The Russian Institute of Directors and the Managers' Association, with help from the Federal Securities Commission, carried out a study to find out to what degree Russian companies are following the recommendations in the Russian Code of Corporate Behavior.
How ready are Russian companies to use the corporate behavior code?
The study looked at what managers and members of boards of directors think about how much following the corporate behavior code can contribute to the successful development of their companies. All respondents thought the code could make a positive contribution, which shows that the Russian business community sees corporate management as one of the main resources for a company's successful development. Only 20 percent of respondents saw corporate management as having only a limited impact on increasing a company's efficiency. The majority (80 percent) see high standards of corporate management as a significant factor (see graph 1).
More than 20 percent of respondent companies already have their own corporate codes or are in the process of approving them. Almost 30 percent have begun work on corporate codes for their companies, and more than 35 percent are considering introducing their own codes in the future.
But none of the respondents said their company's corporate code or similar documents fully conformed to the Russian corporate code, and almost 10 percent said their codes conformed to the Russian code only a little.
The study's results show that the Russian business community has generally accepted the Russian corporate behavior code, and that the code's provisions fully reflect the key points of effective corporate management.
The survey's respondents were asked to rate the importance of different recommendations made by the code concerning the work of boards of directors, and holding annual general meetings for increasing the investment attractiveness of companies.
The points to be rated were: The need for specific demands regarding the skills and professional experience of the members of boards of directors; procedures for measuring the performance of members of boards of directors and top managers; linking the pay of members of boards of directors to their real contribution to the company's work.
Dividends and corporate conflict resolution
The corporate behavior code recommends that companies establish "procedures for deciding the amount of dividends and their payment that are transparent and clear for shareholders."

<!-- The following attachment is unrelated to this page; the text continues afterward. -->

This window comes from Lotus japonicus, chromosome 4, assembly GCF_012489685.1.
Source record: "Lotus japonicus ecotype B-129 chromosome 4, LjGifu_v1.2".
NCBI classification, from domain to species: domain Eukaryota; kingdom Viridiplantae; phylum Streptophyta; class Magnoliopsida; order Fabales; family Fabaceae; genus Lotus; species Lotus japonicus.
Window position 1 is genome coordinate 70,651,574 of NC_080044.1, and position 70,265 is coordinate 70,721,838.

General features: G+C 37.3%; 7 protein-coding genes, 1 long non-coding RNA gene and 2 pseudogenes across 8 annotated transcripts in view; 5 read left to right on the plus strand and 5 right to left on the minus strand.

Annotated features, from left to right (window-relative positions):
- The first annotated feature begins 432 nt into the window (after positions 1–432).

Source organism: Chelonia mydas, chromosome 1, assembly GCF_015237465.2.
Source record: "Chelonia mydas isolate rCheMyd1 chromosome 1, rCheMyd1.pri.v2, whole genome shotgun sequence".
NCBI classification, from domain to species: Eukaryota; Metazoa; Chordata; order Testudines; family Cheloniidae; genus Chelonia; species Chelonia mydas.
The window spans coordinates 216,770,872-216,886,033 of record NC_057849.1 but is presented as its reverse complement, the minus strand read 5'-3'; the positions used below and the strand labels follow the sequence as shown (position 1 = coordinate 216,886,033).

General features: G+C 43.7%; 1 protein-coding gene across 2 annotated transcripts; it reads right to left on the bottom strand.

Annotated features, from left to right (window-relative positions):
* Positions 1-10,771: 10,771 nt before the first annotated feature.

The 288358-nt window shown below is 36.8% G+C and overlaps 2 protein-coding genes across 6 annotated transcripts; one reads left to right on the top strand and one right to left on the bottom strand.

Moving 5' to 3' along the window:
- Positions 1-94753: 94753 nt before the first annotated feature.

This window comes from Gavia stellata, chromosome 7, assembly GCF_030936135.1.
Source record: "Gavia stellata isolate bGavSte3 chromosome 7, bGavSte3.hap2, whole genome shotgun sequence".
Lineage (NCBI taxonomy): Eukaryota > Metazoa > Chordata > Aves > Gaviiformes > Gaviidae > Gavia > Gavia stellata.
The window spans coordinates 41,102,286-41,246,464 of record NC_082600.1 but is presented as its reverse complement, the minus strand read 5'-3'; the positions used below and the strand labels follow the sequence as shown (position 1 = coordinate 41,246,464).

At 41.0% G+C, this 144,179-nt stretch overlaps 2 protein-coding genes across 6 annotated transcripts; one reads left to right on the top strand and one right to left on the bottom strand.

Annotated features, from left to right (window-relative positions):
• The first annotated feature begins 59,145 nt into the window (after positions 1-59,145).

More than 70 percent of respondents agreed with this idea. There were also three questions on corporate conflict resolution, and they raised more debate among the business community. On average, 47.2 percent of respondents in their answers to these three questions ranked them as being only "of some importance."
In accordance with the corporate behavior code, "the company will be able to carry out its work, successively carry out its mission and meet the objectives set when it was founded if it has procedures in place to prevent and regulate corporate conflicts, be they conflicts between the company itself and its shareholders, or between the shareholders, if such a conflicts affect the interests of the company." (See graph 3.)
Three of the code's recommendations in this respect were rated highly important by the respondents, and only one recommendation aroused more doubt. This was the exclusion of the possibility provided for by legislation, for the buyer of 30 percent or more of the company's shares to be freed from the obligation of proposing to shareholders that they sell the ordinary shares they own.
Not yet ready for information disclosure
Opinions on disclosure of information differed more widely. The two most important recommendations in the code, as respondents saw it, concern general confidentiality of information and information on affiliations of board of director members with shareholders and the company's counteragents. Respondents rated the code's other recommendations as being of medium importance for investment attractiveness. A large number of respondents (44 percent) rated these points as being "of some importance," which suggests that Russian companies are still reluctant to be open with their information.
Respondents were also asked to rate to what extent their own companies follow the recommendations in the corporate behavior code. More than 55 percent said that overall, their companies' corporate practice conforms to the code's guidelines, 30 percent said they follow most of the recommendations, and 15.2 percent said they did not follow many of the recommendations. No respondents said their companies completely conform to the code.
(Material provided by the Russian Institute of Directors.)